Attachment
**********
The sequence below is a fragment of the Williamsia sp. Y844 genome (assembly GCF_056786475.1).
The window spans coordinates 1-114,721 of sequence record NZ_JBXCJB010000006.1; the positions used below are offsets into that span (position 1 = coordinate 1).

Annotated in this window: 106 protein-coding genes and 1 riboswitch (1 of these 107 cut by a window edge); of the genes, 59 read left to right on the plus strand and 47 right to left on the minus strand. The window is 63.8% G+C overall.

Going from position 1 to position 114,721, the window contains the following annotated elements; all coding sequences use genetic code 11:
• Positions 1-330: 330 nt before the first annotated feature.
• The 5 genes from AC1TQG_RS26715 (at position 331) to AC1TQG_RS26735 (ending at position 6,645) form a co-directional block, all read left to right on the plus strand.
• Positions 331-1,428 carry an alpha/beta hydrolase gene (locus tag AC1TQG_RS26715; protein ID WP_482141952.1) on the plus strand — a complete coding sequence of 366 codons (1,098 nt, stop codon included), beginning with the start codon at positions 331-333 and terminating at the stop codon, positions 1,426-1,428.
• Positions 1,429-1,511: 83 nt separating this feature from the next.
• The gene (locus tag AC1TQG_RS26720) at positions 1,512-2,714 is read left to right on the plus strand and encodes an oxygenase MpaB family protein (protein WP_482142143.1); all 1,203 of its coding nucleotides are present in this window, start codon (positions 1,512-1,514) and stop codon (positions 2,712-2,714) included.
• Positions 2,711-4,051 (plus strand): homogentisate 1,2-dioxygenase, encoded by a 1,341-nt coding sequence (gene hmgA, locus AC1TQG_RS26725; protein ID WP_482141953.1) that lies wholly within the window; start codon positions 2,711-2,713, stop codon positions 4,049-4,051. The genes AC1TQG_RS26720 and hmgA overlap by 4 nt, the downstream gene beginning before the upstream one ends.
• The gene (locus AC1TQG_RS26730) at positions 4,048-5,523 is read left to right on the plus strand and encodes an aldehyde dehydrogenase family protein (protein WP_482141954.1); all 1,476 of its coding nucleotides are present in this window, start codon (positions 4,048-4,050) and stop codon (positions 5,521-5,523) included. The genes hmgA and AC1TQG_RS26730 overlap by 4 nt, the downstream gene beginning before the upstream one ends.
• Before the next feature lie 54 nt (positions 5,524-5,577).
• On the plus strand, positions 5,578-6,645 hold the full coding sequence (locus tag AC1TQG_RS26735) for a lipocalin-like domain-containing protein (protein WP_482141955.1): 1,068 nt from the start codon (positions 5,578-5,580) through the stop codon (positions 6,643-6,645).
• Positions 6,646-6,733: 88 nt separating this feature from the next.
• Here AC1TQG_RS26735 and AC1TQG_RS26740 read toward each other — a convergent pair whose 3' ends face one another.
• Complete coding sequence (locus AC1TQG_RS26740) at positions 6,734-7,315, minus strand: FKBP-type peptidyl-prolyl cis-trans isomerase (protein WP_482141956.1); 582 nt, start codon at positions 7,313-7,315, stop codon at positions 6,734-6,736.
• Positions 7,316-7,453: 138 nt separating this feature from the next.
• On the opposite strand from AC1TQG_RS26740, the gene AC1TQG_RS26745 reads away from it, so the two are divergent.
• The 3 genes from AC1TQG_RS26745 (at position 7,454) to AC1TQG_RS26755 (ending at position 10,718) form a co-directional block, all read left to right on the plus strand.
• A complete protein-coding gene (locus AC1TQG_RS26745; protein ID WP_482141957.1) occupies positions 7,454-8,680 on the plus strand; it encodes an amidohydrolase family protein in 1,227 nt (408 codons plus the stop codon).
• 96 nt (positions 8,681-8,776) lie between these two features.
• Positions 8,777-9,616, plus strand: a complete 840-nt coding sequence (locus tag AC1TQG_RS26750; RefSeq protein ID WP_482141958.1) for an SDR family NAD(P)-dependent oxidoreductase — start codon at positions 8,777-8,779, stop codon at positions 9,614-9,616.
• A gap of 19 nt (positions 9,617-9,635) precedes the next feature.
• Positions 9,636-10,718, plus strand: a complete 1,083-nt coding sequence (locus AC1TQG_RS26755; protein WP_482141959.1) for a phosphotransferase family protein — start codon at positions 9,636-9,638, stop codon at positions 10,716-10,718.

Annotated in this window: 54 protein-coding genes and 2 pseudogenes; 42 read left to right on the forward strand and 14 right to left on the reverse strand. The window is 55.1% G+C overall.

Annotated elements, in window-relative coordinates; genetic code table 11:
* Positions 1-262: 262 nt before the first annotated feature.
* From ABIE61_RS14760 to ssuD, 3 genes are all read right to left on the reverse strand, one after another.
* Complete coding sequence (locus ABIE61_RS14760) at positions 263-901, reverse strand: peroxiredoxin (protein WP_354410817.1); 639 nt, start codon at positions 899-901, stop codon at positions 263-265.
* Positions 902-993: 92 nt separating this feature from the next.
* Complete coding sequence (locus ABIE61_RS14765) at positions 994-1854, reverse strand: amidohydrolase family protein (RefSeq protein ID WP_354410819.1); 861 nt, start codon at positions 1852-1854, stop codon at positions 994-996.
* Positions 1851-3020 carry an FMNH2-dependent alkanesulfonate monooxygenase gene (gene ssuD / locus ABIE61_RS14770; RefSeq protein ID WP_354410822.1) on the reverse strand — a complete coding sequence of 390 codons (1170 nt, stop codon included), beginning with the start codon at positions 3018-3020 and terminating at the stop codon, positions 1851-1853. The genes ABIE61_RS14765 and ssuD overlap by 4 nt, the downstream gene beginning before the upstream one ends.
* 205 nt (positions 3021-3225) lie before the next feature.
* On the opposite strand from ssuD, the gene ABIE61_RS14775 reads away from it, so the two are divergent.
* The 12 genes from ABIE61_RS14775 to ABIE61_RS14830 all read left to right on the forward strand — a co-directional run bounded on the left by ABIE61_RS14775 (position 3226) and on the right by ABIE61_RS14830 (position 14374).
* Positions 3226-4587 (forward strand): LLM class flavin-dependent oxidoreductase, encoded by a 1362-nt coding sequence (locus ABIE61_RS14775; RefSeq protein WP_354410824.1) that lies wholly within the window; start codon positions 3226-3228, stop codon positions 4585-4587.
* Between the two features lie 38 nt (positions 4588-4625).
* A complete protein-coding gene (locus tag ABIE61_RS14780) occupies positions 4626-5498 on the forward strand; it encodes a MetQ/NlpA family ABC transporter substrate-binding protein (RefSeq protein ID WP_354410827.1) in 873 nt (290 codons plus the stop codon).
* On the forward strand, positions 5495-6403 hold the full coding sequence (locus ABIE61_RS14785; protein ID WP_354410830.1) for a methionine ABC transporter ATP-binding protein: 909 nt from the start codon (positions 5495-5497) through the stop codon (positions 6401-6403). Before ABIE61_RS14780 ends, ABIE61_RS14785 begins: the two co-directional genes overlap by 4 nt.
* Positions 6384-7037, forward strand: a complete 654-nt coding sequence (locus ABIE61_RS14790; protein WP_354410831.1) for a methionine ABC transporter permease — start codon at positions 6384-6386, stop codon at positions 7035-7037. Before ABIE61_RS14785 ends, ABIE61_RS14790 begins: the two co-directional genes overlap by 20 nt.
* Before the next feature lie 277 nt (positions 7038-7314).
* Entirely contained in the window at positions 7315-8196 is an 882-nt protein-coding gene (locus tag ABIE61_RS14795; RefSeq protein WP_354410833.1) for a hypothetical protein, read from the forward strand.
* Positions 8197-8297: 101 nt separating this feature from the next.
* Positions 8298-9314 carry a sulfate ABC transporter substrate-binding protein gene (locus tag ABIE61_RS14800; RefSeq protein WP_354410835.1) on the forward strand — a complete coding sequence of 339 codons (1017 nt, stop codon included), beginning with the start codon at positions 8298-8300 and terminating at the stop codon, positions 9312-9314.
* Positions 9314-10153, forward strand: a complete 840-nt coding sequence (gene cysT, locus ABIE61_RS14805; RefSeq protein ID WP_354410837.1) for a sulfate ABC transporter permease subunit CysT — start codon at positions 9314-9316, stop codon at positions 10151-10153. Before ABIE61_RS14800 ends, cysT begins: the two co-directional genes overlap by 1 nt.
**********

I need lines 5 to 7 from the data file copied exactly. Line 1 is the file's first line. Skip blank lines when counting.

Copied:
• Positions 1-330: 330 nt before the first annotated feature.
• The 5 genes from AC1TQG_RS26715 (at position 331) to AC1TQG_RS26735 (ending at position 6,645) form a co-directional block, all read left to right on the plus strand.
• Positions 331-1,428 carry an alpha/beta hydrolase gene (locus tag AC1TQG_RS26715; protein ID WP_482141952.1) on the plus strand — a complete coding sequence of 366 codons (1,098 nt, stop codon included), beginning with the start codon at positions 331-333 and terminating at the stop codon, positions 1,426-1,428.